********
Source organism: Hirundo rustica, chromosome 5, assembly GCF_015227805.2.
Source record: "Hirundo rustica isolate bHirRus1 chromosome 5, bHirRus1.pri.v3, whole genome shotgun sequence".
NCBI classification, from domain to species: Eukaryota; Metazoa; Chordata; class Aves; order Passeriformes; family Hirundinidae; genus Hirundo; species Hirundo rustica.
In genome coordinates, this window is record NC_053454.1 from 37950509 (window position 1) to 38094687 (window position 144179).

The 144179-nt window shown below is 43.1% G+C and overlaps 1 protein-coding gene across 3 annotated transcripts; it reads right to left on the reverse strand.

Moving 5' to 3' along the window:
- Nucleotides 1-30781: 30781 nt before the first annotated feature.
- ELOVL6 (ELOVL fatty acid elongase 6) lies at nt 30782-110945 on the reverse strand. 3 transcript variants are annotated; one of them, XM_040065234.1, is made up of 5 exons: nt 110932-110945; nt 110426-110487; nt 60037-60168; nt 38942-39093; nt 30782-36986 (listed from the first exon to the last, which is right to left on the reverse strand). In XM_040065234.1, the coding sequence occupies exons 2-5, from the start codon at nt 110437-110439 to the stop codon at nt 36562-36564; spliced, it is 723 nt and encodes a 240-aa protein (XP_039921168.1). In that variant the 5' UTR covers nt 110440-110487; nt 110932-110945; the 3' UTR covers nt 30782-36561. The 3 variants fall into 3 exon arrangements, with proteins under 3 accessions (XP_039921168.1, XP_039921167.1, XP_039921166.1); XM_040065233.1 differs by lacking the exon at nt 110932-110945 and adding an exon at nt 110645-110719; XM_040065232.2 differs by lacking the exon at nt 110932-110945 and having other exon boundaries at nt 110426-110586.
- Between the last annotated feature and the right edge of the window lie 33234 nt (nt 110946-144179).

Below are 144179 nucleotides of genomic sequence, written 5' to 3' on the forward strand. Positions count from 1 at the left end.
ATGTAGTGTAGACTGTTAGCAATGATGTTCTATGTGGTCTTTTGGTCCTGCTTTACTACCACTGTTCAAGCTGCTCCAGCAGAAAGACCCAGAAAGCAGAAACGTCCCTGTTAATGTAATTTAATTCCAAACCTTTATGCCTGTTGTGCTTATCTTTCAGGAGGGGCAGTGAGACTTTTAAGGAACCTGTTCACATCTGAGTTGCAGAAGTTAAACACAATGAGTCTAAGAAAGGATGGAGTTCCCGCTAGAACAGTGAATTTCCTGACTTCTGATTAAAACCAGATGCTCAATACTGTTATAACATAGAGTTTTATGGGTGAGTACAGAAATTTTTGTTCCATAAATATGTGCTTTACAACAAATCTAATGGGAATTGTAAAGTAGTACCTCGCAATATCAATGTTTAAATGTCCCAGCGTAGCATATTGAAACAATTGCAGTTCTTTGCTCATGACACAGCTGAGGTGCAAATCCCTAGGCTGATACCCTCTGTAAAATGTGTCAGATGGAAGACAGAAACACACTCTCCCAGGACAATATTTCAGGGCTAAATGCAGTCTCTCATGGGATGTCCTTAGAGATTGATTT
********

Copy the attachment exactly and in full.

Source organism: Hirundo rustica, chromosome 5, assembly GCF_015227805.2.
Source record: "Hirundo rustica isolate bHirRus1 chromosome 5, bHirRus1.pri.v3, whole genome shotgun sequence".
NCBI classification, from domain to species: Eukaryota; Metazoa; Chordata; class Aves; order Passeriformes; family Hirundinidae; genus Hirundo; species Hirundo rustica.
In genome coordinates, this window is record NC_053454.1 from 37950509 (window position 1) to 38094687 (window position 144179).

The 144179-nt window shown below is 43.1% G+C and overlaps 1 protein-coding gene across 3 annotated transcripts; it reads right to left on the reverse strand.

Moving 5' to 3' along the window:
- Nucleotides 1-30781: 30781 nt before the first annotated feature.
- ELOVL6 (ELOVL fatty acid elongase 6) lies at nt 30782-110945 on the reverse strand. 3 transcript variants are annotated; one of them, XM_040065234.1, is made up of 5 exons: nt 110932-110945; nt 110426-110487; nt 60037-60168; nt 38942-39093; nt 30782-36986 (listed from the first exon to the last, which is right to left on the reverse strand). In XM_040065234.1, the coding sequence occupies exons 2-5, from the start codon at nt 110437-110439 to the stop codon at nt 36562-36564; spliced, it is 723 nt and encodes a 240-aa protein (XP_039921168.1). In that variant the 5' UTR covers nt 110440-110487; nt 110932-110945; the 3' UTR covers nt 30782-36561. The 3 variants fall into 3 exon arrangements, with proteins under 3 accessions (XP_039921168.1, XP_039921167.1, XP_039921166.1); XM_040065233.1 differs by lacking the exon at nt 110932-110945 and adding an exon at nt 110645-110719; XM_040065232.2 differs by lacking the exon at nt 110932-110945 and having other exon boundaries at nt 110426-110586.
- Between the last annotated feature and the right edge of the window lie 33234 nt (nt 110946-144179).

Below are 144179 nucleotides of genomic sequence, written 5' to 3' on the forward strand. Positions count from 1 at the left end.
ATGTAGTGTAGACTGTTAGCAATGATGTTCTATGTGGTCTTTTGGTCCTGCTTTACTACCACTGTTCAAGCTGCTCCAGCAGAAAGACCCAGAAAGCAGAAACGTCCCTGTTAATGTAATTTAATTCCAAACCTTTATGCCTGTTGTGCTTATCTTTCAGGAGGGGCAGTGAGACTTTTAAGGAACCTGTTCACATCTGAGTTGCAGAAGTTAAACACAATGAGTCTAAGAAAGGATGGAGTTCCCGCTAGAACAGTGAATTTCCTGACTTCTGATTAAAACCAGATGCTCAATACTGTTATAACATAGAGTTTTATGGGTGAGTACAGAAATTTTTGTTCCATAAATATGTGCTTTACAACAAATCTAATGGGAATTGTAAAGTAGTACCTCGCAATATCAATGTTTAAATGTCCCAGCGTAGCATATTGAAACAATTGCAGTTCTTTGCTCATGACACAGCTGAGGTGCAAATCCCTAGGCTGATACCCTCTGTAAAATGTGTCAGATGGAAGACAGAAACACACTCTCCCAGGACAATATTTCAGGGCTAAATGCAGTCTCTCATGGGATGTCCTTAGAGATTGATTT